How Trump won the 2016 fear sweepstakes
Ted Cruz, Marco Rubio, and Ben Carson understood evangelical anxieties and played to them. But the strategy backfired.
When the 2016 presidential race began, the evangelical candidates with the best chance to win the GOP nomination were Florida senator Marco Rubio, a Catholic who attended a large Southern Baptist church, and Ted Cruz, the son of a Cuban-born preacher, who rode evangelical support to a Senate seat from Texas. And the evangelical parade of presidential candidates did not stop there. Baptist minster and former Arkansas governor Mike Huckabee, Ohio governor John Kasich, Wisconsin governor Scott Walker, Louisiana governor Bobby Jindal, former Florida governor Jeb Bush, and businesswoman Carly Fiorina all had positions on social issues that made them appealing to evangelical voters.
These candidates understood the political commitments of conservative evangelicals. Some of them would even feel comfortable preaching a sermon in an evangelical church or comforting people using the words of scripture. But what gave them a legitimate shot at the GOP nomination was their ability to engage in the politics of fear. To win the evangelical vote, these political candidates knew that they would have to convince the faithful that the Christian fabric of the country was unraveling, the nation’s evangelical moorings were loosening, and the barbarians were amassing at the borders, ready for a violent takeover.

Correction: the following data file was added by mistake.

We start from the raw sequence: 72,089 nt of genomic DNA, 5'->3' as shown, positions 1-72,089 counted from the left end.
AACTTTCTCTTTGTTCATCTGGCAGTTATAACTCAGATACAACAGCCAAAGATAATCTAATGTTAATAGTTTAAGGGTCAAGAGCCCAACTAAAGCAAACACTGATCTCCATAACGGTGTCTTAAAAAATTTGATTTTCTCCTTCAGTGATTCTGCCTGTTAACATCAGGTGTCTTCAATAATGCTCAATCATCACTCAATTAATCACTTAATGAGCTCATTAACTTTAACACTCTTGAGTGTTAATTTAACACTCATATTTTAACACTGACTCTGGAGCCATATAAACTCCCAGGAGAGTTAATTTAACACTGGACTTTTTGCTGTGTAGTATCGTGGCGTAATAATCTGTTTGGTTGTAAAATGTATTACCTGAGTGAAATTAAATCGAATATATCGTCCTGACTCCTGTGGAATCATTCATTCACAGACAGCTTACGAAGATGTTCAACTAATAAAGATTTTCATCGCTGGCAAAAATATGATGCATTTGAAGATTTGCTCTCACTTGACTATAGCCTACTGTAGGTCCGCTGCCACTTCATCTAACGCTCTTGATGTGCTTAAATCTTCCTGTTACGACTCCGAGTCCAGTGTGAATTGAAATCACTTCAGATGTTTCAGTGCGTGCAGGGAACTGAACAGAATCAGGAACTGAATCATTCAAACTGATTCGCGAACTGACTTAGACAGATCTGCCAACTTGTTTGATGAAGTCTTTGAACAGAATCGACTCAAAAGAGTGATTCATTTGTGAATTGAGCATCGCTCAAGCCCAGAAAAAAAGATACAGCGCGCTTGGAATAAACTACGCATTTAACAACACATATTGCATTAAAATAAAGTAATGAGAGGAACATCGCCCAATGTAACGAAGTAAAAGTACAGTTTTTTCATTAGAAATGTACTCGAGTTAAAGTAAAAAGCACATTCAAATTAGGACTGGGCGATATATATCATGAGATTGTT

Evangelicals felt marginalized and even threatened by the social progressivism they witnessed under Obama’s administration. The traditional institutions they deemed essential to a healthy society—the society of their childhoods and upbringing—were crumbling around them, and they were terrified. The country was not getting better; it was getting worse. It was evangelicals’ turn to call for “change.”